In recent years parishes have contributed to the MSF on a voluntary basis, with 12% contributions expected and 15% encouraged. Under the new system the diocese will enforce contributions from each parish of 12% of normal operating income (NOI). Because many parishes have not met that threshold, the diocese has over the years continually reduced staff, structures and services required to support the ministries of its congregations and deferred mission vicar pay increases while depleting remaining unrestricted cash and savings.
Under the leadership of the Rev. Rachel Nyback the ARC’s “process is already underway and is engaging with larger parishes, deaneries and others most affected by this change. We look forward to your careful consideration of their recommendations,” Tomat said.
Gospel Justice and Community Care
The mission of the Bishop’s Commission on Gospel Justice and Community Care is “to bring the church’s attention to the places in our law enforcement and legal systems, particularly those involving race and mental health, that are not in alignment with the Gospel message; and to support activities that will bring the Gospel message to bear on them,” according to Commission Chairperson, Sister Patricia Sarah Terry in a written report received by council.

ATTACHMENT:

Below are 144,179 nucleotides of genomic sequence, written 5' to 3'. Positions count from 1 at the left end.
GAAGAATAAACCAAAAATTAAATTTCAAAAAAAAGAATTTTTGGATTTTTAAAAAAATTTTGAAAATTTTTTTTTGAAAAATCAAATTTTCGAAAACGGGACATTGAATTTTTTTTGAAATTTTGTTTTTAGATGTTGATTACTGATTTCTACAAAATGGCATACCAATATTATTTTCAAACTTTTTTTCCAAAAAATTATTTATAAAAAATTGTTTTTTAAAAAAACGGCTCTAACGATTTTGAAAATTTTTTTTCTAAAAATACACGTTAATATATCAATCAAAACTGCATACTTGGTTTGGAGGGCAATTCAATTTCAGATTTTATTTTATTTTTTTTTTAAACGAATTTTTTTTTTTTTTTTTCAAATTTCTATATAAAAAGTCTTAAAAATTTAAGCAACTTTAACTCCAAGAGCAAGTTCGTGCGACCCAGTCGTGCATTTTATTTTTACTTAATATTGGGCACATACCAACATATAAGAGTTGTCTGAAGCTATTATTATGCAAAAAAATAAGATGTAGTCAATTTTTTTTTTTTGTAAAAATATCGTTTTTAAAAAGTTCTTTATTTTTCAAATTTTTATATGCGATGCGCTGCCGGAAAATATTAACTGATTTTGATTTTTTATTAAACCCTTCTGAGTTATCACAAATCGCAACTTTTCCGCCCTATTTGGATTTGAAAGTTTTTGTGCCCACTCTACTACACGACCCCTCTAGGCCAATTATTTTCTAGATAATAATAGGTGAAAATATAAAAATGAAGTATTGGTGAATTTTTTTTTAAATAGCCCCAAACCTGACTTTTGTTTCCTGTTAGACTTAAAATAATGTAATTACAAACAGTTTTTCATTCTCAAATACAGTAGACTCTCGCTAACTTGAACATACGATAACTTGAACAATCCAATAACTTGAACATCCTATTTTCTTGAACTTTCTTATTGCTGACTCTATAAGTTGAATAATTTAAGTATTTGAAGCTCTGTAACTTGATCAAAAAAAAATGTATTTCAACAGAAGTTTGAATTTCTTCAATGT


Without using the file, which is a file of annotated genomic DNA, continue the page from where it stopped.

“Our primary focus at the Diocesan Convention was the need for Mental Health First Aid Training, which is now being promoted nationwide by The Episcopal Church,” according to the report. “Sign-up sheets were available in the exhibit hall to either request mental health first aid training or to join a mental health support group. The response was very positive. We will be contacting all who expressed an interest.”
In 2024, the commission will also be seeking ways to promote gospel perspectives and the need to reduce rates of incarceration of marginalized communities, Terry said.
McCarthy said that a presentation to council by the Rev. Michael Bell, director of housing and business development – a newly created position key to Taylor’s vision to build affordable housing on 25% of diocesan properties – had been rescheduled for January 2024.